Offsets enable the market to put a value on biodiversity. This is usually determined based on its rarity and the likelihood it will be impacted. Scarcity is central to economic theory – the more difficult an offset is to find, such as for endangered species, the more expensive it is likely to be. Relaxing like-for-like provisions (where you can offset your apple by providing some much cheaper, or easier to find oranges) is often driven by proponents frustrated by a lack of available options in the market place.
But here is the case for like-for-like offsets – and it is a very simple one. Apples aren’t oranges. And there is no room for flexibility when species are faced with extinction. If a proponent cannot find an offset and cannot restore a site to an equivalent level, surely this is the market telling us that we should not be losing any more of that species or its habitat.
Who speaks for the long term?
Election cycles at our national level run in three year increments – it is well-known and often lamented that long-term policy thinking gets sucked in to the triennial campaigning cycle. Throw into the mix powerful and vested lobbying groups and you see distortion of policy agendas, short-termism and polling that dictate policy direction rather than science and evidence.
If science is to better inform environmental policy, both in development and also in implementation, there are a few key elements for it to work effectively: trust, transparency, resourcing, access, opportunity and advocacy.
Relationships matter and trust is critical, across individuals and institutions in the public and scientific sectors. Transparency and accountability of our public sector is also vital, it counters the make-it-up-as-you-go-along approach to policy that is easily driven by the political cycle.
Advocacy and scientific expertise
There also needs to be opportunity and resources to support science-led policy, continual improvement cycles and open access to data. Programs like the National Environmental Science Programme (NESP) are vital for creating a reactive and engaged scientific community, building relationships and establishing trust. Publications like Decision Point and The Conversation play their part too, distilling complex research into easy-to-understand policy language. Alongside all of this there needs to be freedom of expression, but this is where we are starting to get a little unstuck.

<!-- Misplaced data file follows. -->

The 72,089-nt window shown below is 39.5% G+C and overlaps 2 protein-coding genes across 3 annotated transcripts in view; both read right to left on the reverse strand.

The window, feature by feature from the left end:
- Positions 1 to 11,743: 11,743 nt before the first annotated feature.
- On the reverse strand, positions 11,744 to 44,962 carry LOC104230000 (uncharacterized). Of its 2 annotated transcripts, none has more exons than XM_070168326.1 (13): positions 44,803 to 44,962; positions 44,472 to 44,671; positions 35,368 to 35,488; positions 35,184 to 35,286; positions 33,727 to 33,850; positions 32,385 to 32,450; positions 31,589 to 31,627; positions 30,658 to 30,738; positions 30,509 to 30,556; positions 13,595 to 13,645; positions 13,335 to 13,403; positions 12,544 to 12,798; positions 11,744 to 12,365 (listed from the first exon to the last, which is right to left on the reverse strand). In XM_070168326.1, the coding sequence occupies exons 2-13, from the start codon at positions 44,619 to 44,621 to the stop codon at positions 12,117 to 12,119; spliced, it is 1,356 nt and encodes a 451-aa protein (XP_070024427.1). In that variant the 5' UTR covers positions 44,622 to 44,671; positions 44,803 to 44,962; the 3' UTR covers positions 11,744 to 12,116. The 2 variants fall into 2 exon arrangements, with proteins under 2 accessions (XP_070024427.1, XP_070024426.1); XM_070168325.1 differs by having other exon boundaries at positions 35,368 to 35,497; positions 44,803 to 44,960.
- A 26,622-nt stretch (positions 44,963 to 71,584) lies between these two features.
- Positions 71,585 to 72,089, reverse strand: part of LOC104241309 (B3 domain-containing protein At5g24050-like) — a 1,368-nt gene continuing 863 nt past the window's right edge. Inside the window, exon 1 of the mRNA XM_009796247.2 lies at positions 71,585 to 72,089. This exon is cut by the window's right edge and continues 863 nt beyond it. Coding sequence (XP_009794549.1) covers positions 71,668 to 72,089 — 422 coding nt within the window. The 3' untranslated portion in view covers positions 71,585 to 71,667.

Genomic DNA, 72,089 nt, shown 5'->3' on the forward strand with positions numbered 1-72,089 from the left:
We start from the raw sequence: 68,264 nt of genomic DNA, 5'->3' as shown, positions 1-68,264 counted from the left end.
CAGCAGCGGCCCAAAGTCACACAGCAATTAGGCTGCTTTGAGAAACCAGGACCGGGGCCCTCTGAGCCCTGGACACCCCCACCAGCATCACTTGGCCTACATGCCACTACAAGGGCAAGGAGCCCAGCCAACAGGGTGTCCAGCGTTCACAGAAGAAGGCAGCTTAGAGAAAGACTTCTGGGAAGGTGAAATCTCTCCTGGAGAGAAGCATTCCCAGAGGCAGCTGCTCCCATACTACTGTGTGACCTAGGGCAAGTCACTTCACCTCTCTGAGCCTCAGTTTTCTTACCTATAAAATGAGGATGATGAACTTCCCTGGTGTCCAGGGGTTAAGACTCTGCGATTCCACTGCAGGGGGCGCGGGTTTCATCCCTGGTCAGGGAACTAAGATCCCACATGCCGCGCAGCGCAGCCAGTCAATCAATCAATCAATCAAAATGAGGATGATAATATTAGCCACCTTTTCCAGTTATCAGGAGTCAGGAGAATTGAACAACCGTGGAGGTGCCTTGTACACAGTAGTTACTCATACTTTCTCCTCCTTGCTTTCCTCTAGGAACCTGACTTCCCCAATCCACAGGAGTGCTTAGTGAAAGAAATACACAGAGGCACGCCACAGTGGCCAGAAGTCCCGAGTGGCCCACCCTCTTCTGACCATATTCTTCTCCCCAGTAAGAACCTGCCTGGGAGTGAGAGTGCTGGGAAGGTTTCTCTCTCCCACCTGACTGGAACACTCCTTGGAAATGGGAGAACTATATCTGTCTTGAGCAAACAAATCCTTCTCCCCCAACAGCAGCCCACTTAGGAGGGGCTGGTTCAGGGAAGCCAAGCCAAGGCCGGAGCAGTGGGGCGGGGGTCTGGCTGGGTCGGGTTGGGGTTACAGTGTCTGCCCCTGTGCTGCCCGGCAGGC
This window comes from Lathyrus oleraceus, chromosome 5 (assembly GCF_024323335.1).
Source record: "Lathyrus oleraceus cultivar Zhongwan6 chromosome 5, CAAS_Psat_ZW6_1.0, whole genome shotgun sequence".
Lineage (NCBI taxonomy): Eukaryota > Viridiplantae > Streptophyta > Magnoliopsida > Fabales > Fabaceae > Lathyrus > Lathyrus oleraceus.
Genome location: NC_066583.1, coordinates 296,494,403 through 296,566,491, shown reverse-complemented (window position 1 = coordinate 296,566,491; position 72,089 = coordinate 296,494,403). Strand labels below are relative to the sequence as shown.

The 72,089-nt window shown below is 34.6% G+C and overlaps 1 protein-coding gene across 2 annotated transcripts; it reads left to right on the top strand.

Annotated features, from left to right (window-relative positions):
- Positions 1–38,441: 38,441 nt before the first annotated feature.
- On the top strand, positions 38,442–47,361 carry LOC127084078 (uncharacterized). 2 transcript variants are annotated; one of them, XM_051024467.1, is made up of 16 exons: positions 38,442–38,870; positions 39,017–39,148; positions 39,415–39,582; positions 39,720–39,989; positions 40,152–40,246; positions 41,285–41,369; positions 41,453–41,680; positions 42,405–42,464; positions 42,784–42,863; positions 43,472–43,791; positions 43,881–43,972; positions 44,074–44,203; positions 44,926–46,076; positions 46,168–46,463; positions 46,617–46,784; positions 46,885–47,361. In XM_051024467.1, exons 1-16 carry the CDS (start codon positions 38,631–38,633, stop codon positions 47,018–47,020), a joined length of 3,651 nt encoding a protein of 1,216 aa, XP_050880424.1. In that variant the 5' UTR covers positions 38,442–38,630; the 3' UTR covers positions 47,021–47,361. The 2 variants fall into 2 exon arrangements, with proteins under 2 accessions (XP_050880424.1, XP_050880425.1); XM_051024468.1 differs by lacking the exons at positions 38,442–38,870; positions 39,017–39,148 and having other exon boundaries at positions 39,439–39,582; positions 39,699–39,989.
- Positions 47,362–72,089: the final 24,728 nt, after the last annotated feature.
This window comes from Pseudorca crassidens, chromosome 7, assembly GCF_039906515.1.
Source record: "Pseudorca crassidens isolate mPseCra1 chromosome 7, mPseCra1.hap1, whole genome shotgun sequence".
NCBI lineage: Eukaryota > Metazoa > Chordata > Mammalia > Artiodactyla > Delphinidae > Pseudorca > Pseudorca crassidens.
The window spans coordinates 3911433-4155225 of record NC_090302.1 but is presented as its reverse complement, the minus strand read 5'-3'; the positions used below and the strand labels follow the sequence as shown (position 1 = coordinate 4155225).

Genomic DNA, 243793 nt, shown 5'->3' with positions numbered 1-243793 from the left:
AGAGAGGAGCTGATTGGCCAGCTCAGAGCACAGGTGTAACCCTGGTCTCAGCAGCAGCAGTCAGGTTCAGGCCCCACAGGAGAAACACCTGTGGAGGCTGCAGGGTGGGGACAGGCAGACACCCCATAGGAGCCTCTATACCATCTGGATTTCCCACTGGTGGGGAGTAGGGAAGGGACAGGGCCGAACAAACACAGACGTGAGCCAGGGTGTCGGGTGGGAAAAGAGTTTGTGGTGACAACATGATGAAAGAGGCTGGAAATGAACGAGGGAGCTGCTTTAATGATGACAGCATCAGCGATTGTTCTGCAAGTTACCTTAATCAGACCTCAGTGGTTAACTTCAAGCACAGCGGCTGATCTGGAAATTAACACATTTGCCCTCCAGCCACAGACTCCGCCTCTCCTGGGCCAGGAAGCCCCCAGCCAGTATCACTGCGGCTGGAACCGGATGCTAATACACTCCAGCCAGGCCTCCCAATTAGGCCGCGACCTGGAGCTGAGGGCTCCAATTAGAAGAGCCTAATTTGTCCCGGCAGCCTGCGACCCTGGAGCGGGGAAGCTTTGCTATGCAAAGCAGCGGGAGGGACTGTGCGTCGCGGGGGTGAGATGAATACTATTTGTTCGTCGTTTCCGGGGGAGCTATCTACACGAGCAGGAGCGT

Positive environmental policies have often come on the back of high profile environmental campaigns (see Martin Taylor’s editorial on NGOs influencing policy). Many of which have been fought on the basis of scientific rigour and a vocal scientific community.
Unfortunately, advocacy is a dangerous word in Canberra at the moment. The right to publically advocate for the environment is being scrutinised by a House of Representatives Inquiry into environmental organisations, its intentions are questionable and its outcomes should be a concern for anyone interested in the protection of our environment. It is imperative that such forces do not stifle or stymie debate and public advocacy for the environment, both by institutions and individuals.
The role of the scientific community should be a positive and a vocal one in guiding long-term policy thinking in Australia. There must be sufficient appetite within government at the highest of levels to support this role, provide open and transparent administration and accept those inconvenient truths that science often tells us.
More info: James Trezise J.Trezise@acfonline.org.au